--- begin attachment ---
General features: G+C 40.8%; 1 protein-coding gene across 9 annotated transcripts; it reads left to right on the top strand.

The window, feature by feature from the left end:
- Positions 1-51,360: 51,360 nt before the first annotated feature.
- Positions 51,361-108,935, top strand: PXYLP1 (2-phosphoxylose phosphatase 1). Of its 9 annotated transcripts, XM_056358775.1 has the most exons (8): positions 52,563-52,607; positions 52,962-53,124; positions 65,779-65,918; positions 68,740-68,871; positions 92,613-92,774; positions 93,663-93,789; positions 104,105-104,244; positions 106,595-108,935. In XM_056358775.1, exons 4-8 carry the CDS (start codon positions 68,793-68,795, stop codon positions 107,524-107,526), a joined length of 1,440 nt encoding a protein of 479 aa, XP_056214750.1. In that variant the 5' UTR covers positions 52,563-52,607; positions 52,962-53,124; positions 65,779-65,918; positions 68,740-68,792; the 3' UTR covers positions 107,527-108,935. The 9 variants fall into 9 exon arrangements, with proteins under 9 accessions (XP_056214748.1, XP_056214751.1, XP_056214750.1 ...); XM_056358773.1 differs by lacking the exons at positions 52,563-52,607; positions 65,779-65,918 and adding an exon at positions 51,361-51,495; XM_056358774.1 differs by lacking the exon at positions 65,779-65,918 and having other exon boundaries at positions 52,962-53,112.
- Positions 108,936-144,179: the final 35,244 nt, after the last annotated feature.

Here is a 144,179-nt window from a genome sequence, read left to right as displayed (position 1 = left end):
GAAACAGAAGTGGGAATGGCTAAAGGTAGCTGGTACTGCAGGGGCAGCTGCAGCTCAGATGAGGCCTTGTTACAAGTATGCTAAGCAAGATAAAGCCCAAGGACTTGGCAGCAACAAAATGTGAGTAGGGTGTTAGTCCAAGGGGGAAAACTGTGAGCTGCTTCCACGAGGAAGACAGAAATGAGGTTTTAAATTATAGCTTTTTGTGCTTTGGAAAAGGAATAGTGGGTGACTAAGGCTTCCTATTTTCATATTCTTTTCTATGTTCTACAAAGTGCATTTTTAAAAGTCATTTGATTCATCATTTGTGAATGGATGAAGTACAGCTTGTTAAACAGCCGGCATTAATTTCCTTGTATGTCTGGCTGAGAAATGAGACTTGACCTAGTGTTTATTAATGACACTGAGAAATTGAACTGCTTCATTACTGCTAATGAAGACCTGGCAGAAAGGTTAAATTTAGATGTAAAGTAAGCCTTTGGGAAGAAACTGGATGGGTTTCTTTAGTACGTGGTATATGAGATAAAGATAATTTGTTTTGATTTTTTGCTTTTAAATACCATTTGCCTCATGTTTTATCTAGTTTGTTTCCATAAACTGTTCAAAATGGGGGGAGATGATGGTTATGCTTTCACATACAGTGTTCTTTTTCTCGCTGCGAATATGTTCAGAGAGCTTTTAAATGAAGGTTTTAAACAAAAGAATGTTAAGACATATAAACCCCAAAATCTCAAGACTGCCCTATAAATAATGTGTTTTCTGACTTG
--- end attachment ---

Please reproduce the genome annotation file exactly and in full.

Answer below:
General features: G+C 40.8%; 1 protein-coding gene across 9 annotated transcripts; it reads left to right on the top strand.

The window, feature by feature from the left end:
- Positions 1-51,360: 51,360 nt before the first annotated feature.
- Positions 51,361-108,935, top strand: PXYLP1 (2-phosphoxylose phosphatase 1). Of its 9 annotated transcripts, XM_056358775.1 has the most exons (8): positions 52,563-52,607; positions 52,962-53,124; positions 65,779-65,918; positions 68,740-68,871; positions 92,613-92,774; positions 93,663-93,789; positions 104,105-104,244; positions 106,595-108,935. In XM_056358775.1, exons 4-8 carry the CDS (start codon positions 68,793-68,795, stop codon positions 107,524-107,526), a joined length of 1,440 nt encoding a protein of 479 aa, XP_056214750.1. In that variant the 5' UTR covers positions 52,563-52,607; positions 52,962-53,124; positions 65,779-65,918; positions 68,740-68,792; the 3' UTR covers positions 107,527-108,935. The 9 variants fall into 9 exon arrangements, with proteins under 9 accessions (XP_056214748.1, XP_056214751.1, XP_056214750.1 ...); XM_056358773.1 differs by lacking the exons at positions 52,563-52,607; positions 65,779-65,918 and adding an exon at positions 51,361-51,495; XM_056358774.1 differs by lacking the exon at positions 65,779-65,918 and having other exon boundaries at positions 52,962-53,112.
- Positions 108,936-144,179: the final 35,244 nt, after the last annotated feature.

Here is a 144,179-nt window from a genome sequence, read left to right as displayed (position 1 = left end):
GAAACAGAAGTGGGAATGGCTAAAGGTAGCTGGTACTGCAGGGGCAGCTGCAGCTCAGATGAGGCCTTGTTACAAGTATGCTAAGCAAGATAAAGCCCAAGGACTTGGCAGCAACAAAATGTGAGTAGGGTGTTAGTCCAAGGGGGAAAACTGTGAGCTGCTTCCACGAGGAAGACAGAAATGAGGTTTTAAATTATAGCTTTTTGTGCTTTGGAAAAGGAATAGTGGGTGACTAAGGCTTCCTATTTTCATATTCTTTTCTATGTTCTACAAAGTGCATTTTTAAAAGTCATTTGATTCATCATTTGTGAATGGATGAAGTACAGCTTGTTAAACAGCCGGCATTAATTTCCTTGTATGTCTGGCTGAGAAATGAGACTTGACCTAGTGTTTATTAATGACACTGAGAAATTGAACTGCTTCATTACTGCTAATGAAGACCTGGCAGAAAGGTTAAATTTAGATGTAAAGTAAGCCTTTGGGAAGAAACTGGATGGGTTTCTTTAGTACGTGGTATATGAGATAAAGATAATTTGTTTTGATTTTTTGCTTTTAAATACCATTTGCCTCATGTTTTATCTAGTTTGTTTCCATAAACTGTTCAAAATGGGGGGAGATGATGGTTATGCTTTCACATACAGTGTTCTTTTTCTCGCTGCGAATATGTTCAGAGAGCTTTTAAATGAAGGTTTTAAACAAAAGAATGTTAAGACATATAAACCCCAAAATCTCAAGACTGCCCTATAAATAATGTGTTTTCTGACTTG